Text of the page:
Suillus cavipes

13 Oct

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Usually for the last 20 years I have only used Suillus species in dried form for adding a beefiness to soups and sauces. An interesting mushroom with their felty caps and hollow stems deer can’t resist biting of the caps and leaving the stems still standing.

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This one in the photo has a blonde cap which was a surprise as the cap is usually dark brown like the stem.

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A couple photos of the fully expanded mushroom’s top and under side views.

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I couldn’t recall the flavour of this mushroom when fresh so I decided to cook it with a little salt in its own juices to taste the true flavour of this fall mushroom which only grows under Larch trees. On its own the flavour was quite good with a hint of lemon. If you prepare this mushroom in the usually way we cook button mushrooms you will find it becomes to mushy to be appetizing and this is largely the reason why many Suillus are not considered good edibles south of Finland. The only thing holding Suillus cavipes from being a poplar edible mushroom especially here in the east coast of Canada where it is very common is a chef’s proper attention to this mushroom’s true potential. ciao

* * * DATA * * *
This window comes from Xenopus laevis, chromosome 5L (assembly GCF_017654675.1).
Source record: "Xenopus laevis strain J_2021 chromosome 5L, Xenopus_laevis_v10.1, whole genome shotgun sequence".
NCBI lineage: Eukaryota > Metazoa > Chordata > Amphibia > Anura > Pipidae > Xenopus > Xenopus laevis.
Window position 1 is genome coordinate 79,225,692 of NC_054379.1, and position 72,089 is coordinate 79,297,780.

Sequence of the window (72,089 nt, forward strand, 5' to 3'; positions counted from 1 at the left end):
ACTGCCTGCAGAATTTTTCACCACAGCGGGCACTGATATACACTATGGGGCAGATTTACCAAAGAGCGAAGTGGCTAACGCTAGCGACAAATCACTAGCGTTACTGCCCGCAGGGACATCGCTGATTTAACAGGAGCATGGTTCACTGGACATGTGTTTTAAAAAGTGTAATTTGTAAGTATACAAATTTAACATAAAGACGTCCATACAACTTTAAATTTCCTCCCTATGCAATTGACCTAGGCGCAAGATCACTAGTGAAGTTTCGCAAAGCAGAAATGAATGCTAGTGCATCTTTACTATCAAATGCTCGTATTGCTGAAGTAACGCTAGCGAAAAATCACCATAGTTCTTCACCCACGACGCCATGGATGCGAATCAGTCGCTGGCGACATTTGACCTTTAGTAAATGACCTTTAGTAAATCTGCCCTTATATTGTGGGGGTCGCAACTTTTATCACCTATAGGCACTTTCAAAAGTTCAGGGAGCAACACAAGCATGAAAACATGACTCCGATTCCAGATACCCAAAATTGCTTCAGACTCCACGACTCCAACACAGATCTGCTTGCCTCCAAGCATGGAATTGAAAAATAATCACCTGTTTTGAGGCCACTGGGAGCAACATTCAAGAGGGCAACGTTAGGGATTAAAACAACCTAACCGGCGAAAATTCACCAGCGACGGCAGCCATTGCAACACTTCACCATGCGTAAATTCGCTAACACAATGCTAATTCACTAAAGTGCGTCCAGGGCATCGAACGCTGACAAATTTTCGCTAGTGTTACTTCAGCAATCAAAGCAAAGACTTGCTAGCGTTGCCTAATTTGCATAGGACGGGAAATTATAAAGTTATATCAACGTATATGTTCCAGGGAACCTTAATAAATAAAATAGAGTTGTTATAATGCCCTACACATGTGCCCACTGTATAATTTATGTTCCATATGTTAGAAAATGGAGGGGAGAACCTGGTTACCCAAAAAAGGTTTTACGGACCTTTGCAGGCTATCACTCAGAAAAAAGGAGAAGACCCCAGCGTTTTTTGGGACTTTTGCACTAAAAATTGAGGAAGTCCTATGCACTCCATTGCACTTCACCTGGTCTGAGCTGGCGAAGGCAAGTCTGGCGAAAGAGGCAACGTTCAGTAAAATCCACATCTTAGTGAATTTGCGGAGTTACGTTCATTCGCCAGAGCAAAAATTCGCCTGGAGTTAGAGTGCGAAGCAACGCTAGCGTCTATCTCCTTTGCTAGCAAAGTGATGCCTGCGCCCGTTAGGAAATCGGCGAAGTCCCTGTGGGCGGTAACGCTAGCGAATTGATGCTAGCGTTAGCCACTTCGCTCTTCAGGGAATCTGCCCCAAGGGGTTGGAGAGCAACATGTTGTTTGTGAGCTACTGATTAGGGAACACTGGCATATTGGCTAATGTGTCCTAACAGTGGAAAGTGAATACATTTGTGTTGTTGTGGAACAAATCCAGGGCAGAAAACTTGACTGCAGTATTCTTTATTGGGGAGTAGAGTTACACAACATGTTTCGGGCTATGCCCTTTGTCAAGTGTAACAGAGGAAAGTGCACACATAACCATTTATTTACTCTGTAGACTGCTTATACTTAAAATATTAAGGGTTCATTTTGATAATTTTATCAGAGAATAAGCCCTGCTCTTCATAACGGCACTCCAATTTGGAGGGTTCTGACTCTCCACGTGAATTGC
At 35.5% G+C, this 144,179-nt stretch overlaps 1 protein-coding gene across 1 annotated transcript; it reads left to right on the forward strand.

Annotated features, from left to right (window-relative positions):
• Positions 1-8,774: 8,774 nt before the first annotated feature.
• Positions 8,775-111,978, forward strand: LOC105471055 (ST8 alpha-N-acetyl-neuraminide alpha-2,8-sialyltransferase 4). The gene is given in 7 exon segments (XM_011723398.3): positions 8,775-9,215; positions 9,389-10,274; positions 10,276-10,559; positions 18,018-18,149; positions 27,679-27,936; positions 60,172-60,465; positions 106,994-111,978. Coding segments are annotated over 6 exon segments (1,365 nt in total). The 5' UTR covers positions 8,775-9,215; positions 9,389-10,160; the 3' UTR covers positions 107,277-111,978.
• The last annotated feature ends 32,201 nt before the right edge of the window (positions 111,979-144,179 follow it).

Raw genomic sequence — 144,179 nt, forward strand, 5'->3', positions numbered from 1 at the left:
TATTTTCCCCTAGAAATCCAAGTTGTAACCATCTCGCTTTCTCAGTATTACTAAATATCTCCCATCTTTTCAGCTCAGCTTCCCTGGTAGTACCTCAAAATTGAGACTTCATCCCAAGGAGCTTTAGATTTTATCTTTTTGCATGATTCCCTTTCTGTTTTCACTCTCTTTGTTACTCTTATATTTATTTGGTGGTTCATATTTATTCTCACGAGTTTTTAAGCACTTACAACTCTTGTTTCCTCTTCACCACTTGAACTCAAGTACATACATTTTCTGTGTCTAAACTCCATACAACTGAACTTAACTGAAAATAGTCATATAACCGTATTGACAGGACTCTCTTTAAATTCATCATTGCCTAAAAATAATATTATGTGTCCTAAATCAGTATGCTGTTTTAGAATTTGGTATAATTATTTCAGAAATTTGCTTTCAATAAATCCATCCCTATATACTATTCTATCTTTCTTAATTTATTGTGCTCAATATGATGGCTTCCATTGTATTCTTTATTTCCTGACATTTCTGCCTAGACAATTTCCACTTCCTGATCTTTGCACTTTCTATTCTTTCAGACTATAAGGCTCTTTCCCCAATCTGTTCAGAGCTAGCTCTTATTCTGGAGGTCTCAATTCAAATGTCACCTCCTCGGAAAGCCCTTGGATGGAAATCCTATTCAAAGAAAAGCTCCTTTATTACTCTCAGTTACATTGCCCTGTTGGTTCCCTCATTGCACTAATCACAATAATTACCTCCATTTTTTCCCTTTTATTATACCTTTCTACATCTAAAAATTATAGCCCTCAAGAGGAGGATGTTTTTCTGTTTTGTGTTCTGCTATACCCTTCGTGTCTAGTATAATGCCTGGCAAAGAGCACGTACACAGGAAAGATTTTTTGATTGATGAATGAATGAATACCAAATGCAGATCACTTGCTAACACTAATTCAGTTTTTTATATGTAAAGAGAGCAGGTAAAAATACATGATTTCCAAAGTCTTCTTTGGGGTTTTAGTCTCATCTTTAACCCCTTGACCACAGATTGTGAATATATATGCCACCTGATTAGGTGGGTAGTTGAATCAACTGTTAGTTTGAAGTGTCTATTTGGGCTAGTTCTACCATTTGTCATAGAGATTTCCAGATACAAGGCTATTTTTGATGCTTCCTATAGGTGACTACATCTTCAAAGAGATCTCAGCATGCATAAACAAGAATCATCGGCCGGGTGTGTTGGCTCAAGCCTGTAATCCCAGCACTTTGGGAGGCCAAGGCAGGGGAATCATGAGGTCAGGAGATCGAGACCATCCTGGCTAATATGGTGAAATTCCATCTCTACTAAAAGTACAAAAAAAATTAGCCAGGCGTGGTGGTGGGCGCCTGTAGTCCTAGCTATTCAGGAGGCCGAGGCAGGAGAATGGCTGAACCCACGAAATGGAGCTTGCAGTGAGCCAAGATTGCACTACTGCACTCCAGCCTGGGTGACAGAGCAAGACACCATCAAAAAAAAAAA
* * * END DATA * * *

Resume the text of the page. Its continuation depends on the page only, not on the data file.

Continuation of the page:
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2 Responses to “Suillus cavipes”

  1. Genevieve October 13, 2015 at 3:12 pm #

    Funny how I found these exact mushrooms today Oct 13th. Doing a bit of research, a friend who knows his mushrooms confirms that it is edible. Tried it and loved the strong mushroom flavor with a bit of spice and a lemony finish. I’m wondering where you are located, we’re in Southeast New-Brunswick, Canada.

    • 1left October 13, 2015 at 4:29 pm #

      I’m probably not far from your neck of the woods, I usually forage in Westmorland, Kent, Albert Co NB, along with Cumberland Co NS. Glad to hear you gave Suillus cavipes a try and enjoyed them as well.

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